In response to Nicholas Jackiw in response to my response to Gilles Jobin:
Just to extend Eileen Shoaff's excellent suggestions a bit...
[Gilles Jobin writes:] >> Could we represent the length of a segment with >> a "letter" and use the calculator to make all the necessary >> calculation? ... >> We could then represent thing like 2n^2 + n + 3 "geometrically" but >> still have an unknow to deal with.
[To which Eileen Shoaff replies:] > You can certainly construct a segment and label it "n". > You can then construct a square of side n, area = n^2. > Then you can drag to vary n to see the change in the square and value of n^2. > To obtain 2n^2 + n + 3, you need to decide what 1 is. This is determined by the unit chosed in preferences, or it can be defined. ... > I like to set the preferences at cm. Then I > place a point on the screen, then translate it 1 cm. Now I construct a 1 cm segment, then choose it at the unit for the graph.
Pursuing the premise that within dynamic geometry, the more variables, the better (because variables can be changed dynamically; constants can't), here are a few further ideas:
* When you create a grid, its default unit length is equal in length to the current preferred Distance unit (i. e. 1 cm or 1 inch). The advantage of using the default grid, instead of a coordinate system in which you've fixed the unit at 1 cm for all time, is that the default grid's unit length can be dynamically varied from its default size. This is handy when you graph turns out to be too large to fit on the screen, etc.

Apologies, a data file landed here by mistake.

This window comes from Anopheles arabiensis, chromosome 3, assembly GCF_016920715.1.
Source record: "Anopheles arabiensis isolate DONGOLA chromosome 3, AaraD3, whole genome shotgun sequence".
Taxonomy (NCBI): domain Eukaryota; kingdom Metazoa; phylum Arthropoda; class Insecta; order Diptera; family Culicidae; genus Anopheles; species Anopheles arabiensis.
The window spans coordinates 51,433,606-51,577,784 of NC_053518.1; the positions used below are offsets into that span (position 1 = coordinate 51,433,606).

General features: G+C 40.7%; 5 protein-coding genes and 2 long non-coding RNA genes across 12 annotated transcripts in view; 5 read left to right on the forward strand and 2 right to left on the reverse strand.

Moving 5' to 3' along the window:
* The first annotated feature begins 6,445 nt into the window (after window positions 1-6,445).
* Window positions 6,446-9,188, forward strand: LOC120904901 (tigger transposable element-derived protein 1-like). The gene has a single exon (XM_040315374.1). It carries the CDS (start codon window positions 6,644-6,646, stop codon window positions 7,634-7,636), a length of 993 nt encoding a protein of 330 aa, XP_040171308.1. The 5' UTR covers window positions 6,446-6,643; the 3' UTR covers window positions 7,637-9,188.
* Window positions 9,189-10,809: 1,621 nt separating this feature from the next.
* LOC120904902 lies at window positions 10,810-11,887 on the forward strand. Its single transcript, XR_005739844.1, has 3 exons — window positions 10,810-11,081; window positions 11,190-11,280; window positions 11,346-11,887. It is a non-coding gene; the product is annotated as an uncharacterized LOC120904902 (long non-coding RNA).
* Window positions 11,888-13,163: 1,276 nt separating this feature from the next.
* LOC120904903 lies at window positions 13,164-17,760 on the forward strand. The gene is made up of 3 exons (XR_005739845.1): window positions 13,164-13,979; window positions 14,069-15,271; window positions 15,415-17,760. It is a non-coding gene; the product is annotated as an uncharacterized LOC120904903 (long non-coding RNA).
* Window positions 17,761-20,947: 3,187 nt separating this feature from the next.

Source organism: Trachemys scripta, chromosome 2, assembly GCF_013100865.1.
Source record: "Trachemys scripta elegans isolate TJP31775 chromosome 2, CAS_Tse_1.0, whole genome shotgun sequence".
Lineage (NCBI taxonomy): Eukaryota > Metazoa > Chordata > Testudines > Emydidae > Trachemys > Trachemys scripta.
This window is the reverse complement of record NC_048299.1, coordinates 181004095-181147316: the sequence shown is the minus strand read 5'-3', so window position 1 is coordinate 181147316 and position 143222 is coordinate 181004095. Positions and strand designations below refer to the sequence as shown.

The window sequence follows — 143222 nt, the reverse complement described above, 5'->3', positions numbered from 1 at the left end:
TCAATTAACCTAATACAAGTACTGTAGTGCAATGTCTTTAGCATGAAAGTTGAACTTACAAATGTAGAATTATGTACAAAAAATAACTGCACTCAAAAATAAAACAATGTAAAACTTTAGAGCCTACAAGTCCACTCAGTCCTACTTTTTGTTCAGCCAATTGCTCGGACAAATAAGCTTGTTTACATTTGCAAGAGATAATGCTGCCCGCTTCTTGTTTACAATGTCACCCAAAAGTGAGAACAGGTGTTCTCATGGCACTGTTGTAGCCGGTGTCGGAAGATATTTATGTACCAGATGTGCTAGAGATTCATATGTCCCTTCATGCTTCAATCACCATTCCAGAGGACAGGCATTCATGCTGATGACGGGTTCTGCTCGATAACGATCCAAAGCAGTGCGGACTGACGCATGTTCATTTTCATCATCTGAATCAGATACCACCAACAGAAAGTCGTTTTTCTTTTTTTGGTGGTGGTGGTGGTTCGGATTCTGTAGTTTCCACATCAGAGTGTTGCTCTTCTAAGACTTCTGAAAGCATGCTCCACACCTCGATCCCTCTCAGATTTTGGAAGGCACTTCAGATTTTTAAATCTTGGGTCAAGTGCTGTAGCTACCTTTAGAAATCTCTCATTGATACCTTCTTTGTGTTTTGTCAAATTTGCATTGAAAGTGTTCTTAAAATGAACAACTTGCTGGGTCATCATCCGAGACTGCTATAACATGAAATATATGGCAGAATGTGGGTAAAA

* Alternately, if you're convinced you want to fix the size of a unit, note that you can fix it at any concrete distance. You can either construct a segment of fixed length using translation, as Eileen does, or you can just create a constant length by typing it into the calculator (e. g. "3.5 cm"). Then, select the length (expressed either as a segment or a measurement) and choose "Set Unit Length" from the Graph menu.
Okay -- I didn't know this. What I wanted to do was to place points on the screen using coordinates to create an odd shaped area. I then wanted students to determine the area using two methods: Pick's Theorem and by constructing a rectangle around the shape and subtracting off the pieces outside the shape. I then wanted them to be able to check by having GSP give the area. I needed to have the unit of the axes = the unit in the preferences. I did not want the students to drag the B point and change the size of the unit on the axes, otherwise the area wouldn't be correct. I also found it nearly impossible to make a segment exactly 1 cm long, so I devised the translate method.
See what happens when you don't read the manuals! You have to use your wits alone.